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Payer insights

Insights on mental health from a 2019 McKinsey Consumer survey

Filed under: Consumer engagement, Healthcare analytics, Hospitals, Integrated care
Exhibit 1
 

Methodology

Overview: McKinsey conducted a national survey to understand consumer health outcomes, utilization, and preferences as well as the impact of unmet social needs. This analysis focuses on the population who self-reported having poor mental health.

Survey details and population: Survey findings in this document are based on responses to the 2019 McKinsey Consumer Social Determinants of Health Survey. The survey was fielded in December 2018. Respondents included US residents between the ages of 18–84 and were uninsured or had health insurance coverage through Medicare, Medicaid, or an individual market plan. Respondents who had individual market plans or were uninsured were limited to those with household incomes at or below 250 percent of the federal poverty level. Individuals with employer-sponsored health insurance were excluded. Results are shown for a nationally representative weighted subset of 2,010 respondents.

Mental health: For this infographic, we grouped individuals by self-reported mental health status, rather than by whether the respondents reported receiving treatment for at least one mental health condition, in order to represent the consumers’ perspective of their own mental health. This approach also helps to mitigate the fact that some individuals with poor mental health may not receive treatment due to stigma or access challenges.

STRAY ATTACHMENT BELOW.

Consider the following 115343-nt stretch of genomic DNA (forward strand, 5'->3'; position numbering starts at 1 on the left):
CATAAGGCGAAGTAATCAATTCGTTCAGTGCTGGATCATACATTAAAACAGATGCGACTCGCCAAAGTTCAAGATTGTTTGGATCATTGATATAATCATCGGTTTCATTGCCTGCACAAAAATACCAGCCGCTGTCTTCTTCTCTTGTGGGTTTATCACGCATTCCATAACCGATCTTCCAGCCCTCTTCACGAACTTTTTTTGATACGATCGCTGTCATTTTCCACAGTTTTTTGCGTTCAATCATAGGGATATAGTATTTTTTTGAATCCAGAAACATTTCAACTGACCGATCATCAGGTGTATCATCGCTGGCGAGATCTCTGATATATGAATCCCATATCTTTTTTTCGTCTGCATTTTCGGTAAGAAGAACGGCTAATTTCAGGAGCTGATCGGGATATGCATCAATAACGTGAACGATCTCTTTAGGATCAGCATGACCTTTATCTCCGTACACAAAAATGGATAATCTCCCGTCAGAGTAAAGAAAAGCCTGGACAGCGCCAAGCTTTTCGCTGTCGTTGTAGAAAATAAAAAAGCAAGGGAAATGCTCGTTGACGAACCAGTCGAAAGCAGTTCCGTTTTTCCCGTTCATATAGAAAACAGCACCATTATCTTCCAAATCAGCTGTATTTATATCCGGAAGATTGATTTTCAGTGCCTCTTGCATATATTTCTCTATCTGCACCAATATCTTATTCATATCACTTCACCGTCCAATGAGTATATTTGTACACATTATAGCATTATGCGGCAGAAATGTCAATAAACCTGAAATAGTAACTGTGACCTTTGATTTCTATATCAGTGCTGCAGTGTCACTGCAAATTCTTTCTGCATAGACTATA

Survey participants were asked to rate their own mental health on a 5 point scale. Respondents reporting good mental health were defined as those who selected one of the top three options. Respondents reporting poor mental health were defined as those who selected one of the bottom two options. Twenty-one percent of respondents were defined as reporting poor mental health, which is in line with the 28 percent of respondents who reported receiving treatment for at least one mental health condition. Sixty-nine percent of individuals reporting poor mental health reported receiving treatment for at least one mental health condition, as did 17 percent of individuals reporting good mental health.